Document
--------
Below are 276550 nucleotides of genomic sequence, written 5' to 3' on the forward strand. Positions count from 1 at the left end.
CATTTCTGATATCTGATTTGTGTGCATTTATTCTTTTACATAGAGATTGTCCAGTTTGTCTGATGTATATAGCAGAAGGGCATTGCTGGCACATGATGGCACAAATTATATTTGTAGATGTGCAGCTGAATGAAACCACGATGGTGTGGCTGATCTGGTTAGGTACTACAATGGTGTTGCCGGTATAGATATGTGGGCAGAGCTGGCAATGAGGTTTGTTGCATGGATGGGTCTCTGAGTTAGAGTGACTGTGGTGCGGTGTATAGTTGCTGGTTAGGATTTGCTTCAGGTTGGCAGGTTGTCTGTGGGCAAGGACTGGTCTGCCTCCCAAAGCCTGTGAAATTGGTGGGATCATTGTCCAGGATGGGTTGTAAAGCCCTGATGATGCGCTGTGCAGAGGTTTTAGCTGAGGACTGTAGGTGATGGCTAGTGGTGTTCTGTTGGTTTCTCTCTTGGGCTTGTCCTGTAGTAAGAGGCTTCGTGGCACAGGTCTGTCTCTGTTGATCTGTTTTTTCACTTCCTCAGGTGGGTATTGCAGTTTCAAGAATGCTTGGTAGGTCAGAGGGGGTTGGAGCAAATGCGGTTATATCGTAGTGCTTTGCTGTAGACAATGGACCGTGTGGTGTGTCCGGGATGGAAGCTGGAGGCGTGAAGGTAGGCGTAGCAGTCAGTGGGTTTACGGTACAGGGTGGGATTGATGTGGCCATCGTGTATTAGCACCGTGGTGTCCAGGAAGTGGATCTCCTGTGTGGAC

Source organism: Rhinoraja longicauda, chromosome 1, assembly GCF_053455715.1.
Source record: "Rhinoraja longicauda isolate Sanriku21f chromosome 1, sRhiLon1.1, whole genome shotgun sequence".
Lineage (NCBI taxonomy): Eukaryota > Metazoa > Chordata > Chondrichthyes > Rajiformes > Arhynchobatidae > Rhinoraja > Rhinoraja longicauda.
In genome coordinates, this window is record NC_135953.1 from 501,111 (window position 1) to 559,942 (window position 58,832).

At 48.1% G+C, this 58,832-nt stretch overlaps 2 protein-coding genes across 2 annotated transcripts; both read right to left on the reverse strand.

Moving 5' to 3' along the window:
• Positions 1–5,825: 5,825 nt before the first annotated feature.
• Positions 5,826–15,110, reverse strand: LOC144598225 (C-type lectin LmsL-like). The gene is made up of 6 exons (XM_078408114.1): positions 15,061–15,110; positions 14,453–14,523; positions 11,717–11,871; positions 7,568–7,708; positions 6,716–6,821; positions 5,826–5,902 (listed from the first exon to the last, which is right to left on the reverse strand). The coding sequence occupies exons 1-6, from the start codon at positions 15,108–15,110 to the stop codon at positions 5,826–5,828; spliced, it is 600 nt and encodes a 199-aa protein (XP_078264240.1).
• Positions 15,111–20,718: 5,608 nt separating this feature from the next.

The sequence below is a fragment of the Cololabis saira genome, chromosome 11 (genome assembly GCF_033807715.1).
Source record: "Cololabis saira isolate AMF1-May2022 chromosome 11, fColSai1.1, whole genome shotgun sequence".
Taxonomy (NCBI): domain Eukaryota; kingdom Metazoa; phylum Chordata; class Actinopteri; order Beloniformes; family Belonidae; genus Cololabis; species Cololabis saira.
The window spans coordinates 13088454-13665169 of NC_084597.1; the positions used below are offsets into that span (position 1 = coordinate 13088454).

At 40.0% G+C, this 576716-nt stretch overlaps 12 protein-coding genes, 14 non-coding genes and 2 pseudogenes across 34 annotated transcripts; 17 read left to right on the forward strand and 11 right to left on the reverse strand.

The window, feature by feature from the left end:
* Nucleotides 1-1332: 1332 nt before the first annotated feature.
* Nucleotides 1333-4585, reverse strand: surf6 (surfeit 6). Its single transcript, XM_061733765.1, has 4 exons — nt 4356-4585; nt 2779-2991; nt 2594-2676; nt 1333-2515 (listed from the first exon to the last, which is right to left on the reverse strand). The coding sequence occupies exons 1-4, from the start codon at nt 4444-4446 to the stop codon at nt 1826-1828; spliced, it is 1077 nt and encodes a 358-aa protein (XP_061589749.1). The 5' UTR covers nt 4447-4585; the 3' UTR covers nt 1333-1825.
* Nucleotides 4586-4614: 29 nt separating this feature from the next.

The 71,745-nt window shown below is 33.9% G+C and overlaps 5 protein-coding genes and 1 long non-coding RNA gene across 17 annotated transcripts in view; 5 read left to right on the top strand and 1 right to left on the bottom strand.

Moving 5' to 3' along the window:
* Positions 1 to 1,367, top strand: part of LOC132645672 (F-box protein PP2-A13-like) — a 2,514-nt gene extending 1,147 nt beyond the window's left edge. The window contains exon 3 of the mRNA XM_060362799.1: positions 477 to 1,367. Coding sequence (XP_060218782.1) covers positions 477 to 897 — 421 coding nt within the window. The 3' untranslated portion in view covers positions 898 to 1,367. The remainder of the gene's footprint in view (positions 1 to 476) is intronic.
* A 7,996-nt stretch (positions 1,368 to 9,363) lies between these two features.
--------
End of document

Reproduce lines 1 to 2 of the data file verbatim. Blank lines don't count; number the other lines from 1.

Below are 276550 nucleotides of genomic sequence, written 5' to 3' on the forward strand. Positions count from 1 at the left end.
CATTTCTGATATCTGATTTGTGTGCATTTATTCTTTTACATAGAGATTGTCCAGTTTGTCTGATGTATATAGCAGAAGGGCATTGCTGGCACATGATGGCACAAATTATATTTGTAGATGTGCAGCTGAATGAAACCACGATGGTGTGGCTGATCTGGTTAGGTACTACAATGGTGTTGCCGGTATAGATATGTGGGCAGAGCTGGCAATGAGGTTTGTTGCATGGATGGGTCTCTGAGTTAGAGTGACTGTGGTGCGGTGTATAGTTGCTGGTTAGGATTTGCTTCAGGTTGGCAGGTTGTCTGTGGGCAAGGACTGGTCTGCCTCCCAAAGCCTGTGAAATTGGTGGGATCATTGTCCAGGATGGGTTGTAAAGCCCTGATGATGCGCTGTGCAGAGGTTTTAGCTGAGGACTGTAGGTGATGGCTAGTGGTGTTCTGTTGGTTTCTCTCTTGGGCTTGTCCTGTAGTAAGAGGCTTCGTGGCACAGGTCTGTCTCTGTTGATCTGTTTTTTCACTTCCTCAGGTGGGTATTGCAGTTTCAAGAATGCTTGGTAGGTCAGAGGGGGTTGGAGCAAATGCGGTTATATCGTAGTGCTTTGCTGTAGACAATGGACCGTGTGGTGTGTCCGGGATGGAAGCTGGAGGCGTGAAGGTAGGCGTAGCAGTCAGTGGGTTTACGGTACAGGGTGGGATTGATGTGGCCATCGTGTATTAGCACCGTGGTGTCCAGGAAGTGGATCTCCTGTGTGGAC